Some of these suggestions really got me going. I think using some of these descriptive words might help flesh out my characters a little more.


To get the entire list click the link below.

240 Words to Describe Someone’s Tone/Voice – Infographic…

What do you think, do you need more spice in the conversations?

Did some of these words give you ideas?

Do let me know!



Writers, look at the apps I found

Wow! I’ve found another list of apps to help us.

Last week I wrote a post with a lot of helpful apps for writers. Then today I read a terrific article with ten more. Of the ten, I’m familiar with just two!

That’s right eight new apps! 


I don’t know about you, but I get excited when I learn about new tools that make my life easier. Whether it’s a light-weight vacuum, a new grill, a beautiful pen, or a new app for writers. Anything that helps my writing, keeps me organized, and on track, is alright with me. 

The two I’ve used before…

The apps from this list I’ve added to my writing aides file are…

  • Piktochart. This looks terrific for PowerPoint presentations, newsletters and graphs.
  • BibMe. I don’t do a lot of bibliographies, but you never know when I might.

Click on the link below and read Derek’s complete list!

Now tell me, which ones are new to you?

Did any of his app list look interesting?

Leave me a comment and share your picks. 

Ten Must-Have Online Writing Tools For Writers By Derek Haines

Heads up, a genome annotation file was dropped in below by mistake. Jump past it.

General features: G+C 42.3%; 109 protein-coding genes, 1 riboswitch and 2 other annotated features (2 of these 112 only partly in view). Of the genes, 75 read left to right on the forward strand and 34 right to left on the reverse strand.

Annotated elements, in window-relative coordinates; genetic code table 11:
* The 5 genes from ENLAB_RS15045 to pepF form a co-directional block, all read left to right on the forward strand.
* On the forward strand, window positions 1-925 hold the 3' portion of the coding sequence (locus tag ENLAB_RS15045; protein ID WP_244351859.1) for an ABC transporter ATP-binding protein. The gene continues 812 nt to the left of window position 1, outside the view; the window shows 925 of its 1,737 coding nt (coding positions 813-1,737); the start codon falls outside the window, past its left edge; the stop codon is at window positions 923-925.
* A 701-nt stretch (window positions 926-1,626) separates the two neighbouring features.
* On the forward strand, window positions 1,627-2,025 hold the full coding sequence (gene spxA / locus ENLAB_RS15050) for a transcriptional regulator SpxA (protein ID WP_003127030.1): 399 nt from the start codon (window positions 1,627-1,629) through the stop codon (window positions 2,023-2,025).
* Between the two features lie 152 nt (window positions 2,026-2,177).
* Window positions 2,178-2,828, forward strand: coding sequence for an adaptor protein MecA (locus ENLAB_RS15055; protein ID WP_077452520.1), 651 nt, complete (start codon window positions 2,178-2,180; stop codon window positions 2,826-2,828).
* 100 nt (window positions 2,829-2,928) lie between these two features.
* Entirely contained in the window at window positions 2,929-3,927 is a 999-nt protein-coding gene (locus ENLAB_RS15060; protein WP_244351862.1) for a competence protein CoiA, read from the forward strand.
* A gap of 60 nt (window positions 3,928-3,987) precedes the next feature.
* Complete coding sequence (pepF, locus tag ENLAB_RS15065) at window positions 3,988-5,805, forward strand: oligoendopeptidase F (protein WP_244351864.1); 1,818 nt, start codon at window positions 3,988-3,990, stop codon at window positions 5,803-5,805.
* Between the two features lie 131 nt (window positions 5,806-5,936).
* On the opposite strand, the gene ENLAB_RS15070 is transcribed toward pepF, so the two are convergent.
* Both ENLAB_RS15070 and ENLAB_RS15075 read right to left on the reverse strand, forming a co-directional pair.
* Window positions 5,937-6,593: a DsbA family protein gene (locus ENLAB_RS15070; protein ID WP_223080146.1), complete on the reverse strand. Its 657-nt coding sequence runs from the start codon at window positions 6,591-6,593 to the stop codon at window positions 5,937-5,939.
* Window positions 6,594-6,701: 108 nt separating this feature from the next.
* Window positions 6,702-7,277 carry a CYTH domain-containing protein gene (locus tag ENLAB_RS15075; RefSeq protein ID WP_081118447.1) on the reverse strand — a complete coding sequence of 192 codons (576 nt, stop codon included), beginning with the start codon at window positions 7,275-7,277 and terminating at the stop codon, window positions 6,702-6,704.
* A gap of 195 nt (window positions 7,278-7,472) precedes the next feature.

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Are you still learning how to write what you mean?

Talking and writing are so different. Saying what you mean and writing what you want to say is not always easy.

So what about an online writing course?

Seems as if there are as many online courses as there are blogs. So how do you pick a good one? They all sound wonderful.

When testimonials and sales pitches hit my inbox, I ooh and ah over them like I’m paging through Neiman’s Christmas catalog.

Here are a few that make me drool:

WOW, Women on Writing, Writers Digest, Udemy, Youtube, and of course there’s Ted Talks. Don’t you just love Ted Talks? Then there are the Universities, online or local.

And I didn’t even try to list all the bloggers who offer classes. I don’t know about you but, I can’t just throw away hundreds of dollars every year. If I bite the bullet and purchase one of the many classes available it sure as hell better be worth the money. Not sure my husband would understand. And pointing out they are tax-deductible only works so many times.

Thanks to Y’all, I do learn something new about writing every day. And, I want to continue to learn and hone my craft. Now retaining all this information is another challenge. But, we’ll talk memory issues another time.

My big fear is that after buying an online course, discover it has little substance and is part of a larger sales pitch. Or the content is too elementary. I mean, Grammarly can pick out spelling errors. Sheesh.

So, back to my questions.

How do you know which one is best? Not just best in content but also best for you?

How do you feel about online courses? 

Have you taken any online courses you loved? Or hated?

Is there one you’d recommend?

What do you look for in a good writing course?

Talk to me, I love your comments.